Editors' ChoiceMetabolic Syndrome

Rx: An Anti-Obesity Probiotic

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Science Translational Medicine  29 Feb 2012:
Vol. 4, Issue 123, pp. 123ec38
DOI: 10.1126/scitranslmed.3003902

Metabolic syndrome—a cluster of risk factors for type 2 diabetes and cardiovascular disease, such as obesity, high blood sugar, abnormal serum lipid levels, and hypertension—affects nearly 35% of adults and 10% of adolescents in the United States. The rapidly increasing prevalence of obesity in today’s society is likely to lead to even higher rates of this syndrome in the near future. In response, translational investigators are searching for a therapeutic modality to prevent and treat metabolic syndrome. Probiotics—live microorganisms that provide beneficial effects to the host—represent one avenue of research.

Lactic acid bacteria (LAB)—a group of bacteria that are used to produce fermented foods, for example—are the most common probiotics. They have been linked with numerous health benefits, including the improvement of gastrointestinal disorders, modulation of the immune system, and more recently, the reduction of serum cholesterol levels. Now, Zhao et al. investigate the effects of an orally administered LAB species termed LP28, which was derived from the tropical longan fruit, on metabolic syndrome in high-fat diet–induced obese mice (strain C57BL/6Jcl, the most commonly used experimental animals in diet and obesity studies). Before the start of an 8-week experiment, obese mice were assigned to a high-fat or regular diet group. Each group was then divided into three groups, which received LP28, a different plant-derived LAB, or no LAB. Lean control mice were fed a regular diet before and during the experiment.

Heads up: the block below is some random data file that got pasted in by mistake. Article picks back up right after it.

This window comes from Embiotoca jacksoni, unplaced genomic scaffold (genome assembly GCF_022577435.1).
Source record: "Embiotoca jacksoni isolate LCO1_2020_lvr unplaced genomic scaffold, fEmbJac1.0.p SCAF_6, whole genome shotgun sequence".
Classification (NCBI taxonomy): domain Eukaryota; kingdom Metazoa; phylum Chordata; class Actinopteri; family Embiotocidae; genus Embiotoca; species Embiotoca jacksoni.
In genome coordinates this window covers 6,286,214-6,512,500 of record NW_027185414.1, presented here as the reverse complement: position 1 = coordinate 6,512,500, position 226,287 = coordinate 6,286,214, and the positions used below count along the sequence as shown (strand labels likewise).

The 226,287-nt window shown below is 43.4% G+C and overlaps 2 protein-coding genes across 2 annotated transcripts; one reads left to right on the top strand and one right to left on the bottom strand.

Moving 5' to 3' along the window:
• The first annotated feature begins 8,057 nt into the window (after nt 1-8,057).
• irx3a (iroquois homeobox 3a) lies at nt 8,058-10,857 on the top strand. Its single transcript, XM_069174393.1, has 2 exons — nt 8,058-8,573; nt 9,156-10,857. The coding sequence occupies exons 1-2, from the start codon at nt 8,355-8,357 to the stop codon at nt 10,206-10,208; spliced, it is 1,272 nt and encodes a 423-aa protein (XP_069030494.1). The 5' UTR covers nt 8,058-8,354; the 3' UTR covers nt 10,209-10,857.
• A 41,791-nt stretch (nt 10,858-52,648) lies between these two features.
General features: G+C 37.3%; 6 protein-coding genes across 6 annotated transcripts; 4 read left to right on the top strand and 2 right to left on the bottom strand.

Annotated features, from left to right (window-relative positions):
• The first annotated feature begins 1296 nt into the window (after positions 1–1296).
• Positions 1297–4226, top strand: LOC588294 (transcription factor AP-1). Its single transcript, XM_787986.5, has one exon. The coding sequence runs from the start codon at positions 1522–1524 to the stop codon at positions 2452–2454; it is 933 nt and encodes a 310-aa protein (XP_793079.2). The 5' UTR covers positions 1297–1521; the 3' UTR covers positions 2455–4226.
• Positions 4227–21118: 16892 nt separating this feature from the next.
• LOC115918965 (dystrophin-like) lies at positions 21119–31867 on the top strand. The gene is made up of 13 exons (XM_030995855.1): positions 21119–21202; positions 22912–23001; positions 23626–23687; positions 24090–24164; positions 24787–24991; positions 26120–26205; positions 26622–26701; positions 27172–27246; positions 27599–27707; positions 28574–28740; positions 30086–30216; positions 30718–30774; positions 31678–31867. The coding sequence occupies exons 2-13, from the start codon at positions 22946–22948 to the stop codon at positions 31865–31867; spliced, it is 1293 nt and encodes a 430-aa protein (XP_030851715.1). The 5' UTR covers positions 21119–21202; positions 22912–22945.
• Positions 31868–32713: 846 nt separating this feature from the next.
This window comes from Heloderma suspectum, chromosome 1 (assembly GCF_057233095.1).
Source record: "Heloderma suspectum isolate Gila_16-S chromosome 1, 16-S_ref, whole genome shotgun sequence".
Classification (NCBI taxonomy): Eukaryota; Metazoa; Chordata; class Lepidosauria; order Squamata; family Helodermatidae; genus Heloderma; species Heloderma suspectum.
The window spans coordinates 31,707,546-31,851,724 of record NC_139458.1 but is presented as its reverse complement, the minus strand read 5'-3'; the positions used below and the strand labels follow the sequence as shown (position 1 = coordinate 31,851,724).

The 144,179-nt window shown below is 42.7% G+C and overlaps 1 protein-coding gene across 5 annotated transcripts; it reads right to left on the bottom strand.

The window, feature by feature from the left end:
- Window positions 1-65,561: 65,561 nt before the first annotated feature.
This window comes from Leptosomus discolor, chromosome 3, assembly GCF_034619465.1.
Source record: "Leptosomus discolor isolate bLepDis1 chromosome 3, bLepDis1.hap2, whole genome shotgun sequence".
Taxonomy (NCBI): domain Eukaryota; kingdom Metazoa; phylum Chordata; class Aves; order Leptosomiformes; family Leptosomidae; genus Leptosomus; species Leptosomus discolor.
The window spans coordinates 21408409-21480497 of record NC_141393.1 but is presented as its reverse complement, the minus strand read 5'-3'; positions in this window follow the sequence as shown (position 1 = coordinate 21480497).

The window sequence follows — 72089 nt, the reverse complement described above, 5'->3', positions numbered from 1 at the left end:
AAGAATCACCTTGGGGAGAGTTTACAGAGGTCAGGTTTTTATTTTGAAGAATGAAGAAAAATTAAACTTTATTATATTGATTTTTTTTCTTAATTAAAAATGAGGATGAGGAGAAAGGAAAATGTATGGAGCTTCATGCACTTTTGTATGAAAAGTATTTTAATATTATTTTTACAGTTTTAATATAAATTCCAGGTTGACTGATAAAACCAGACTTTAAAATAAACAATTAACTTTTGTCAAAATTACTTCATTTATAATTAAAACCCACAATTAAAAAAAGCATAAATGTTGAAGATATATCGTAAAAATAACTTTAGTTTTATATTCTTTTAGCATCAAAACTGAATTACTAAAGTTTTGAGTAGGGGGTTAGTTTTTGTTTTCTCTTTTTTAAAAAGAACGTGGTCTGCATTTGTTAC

LP28 reduced the body weight gain of mice fed a high-fat diet by 41% compared with mice fed a high-fat diet without LAB. Liver triglyceride and cholesterol contents in the high-fat diet mice fed with LP28 were 54 and 70% less, respectively, than those of the control group without LAB. Plasma triglyceride and cholesterol levels were unchanged by LAB, however. Analysis of liver tissues by means of polymerase chain reaction revealed that LP28 administration down-regulated genes encoding products that participate in lipid metabolism and biosynthesis (the CD36 receptor, stearoyl-CoA desaturase, and peroxisome proliferator-activated receptor gamma).

These findings are encouraging, but until evidence-based human studies are available, lifestyle modification such as healthy diet and physical activity remains the key in prevention and reduction of the metabolic syndrome.

X. Zhao et al., The obesity and fatty liver are reduced by plant-derived Pediococcus pentosaceus LP28 in high fat diet-induced obese mice. PLoS ONE 7, e30696 (2012). [Full Text]

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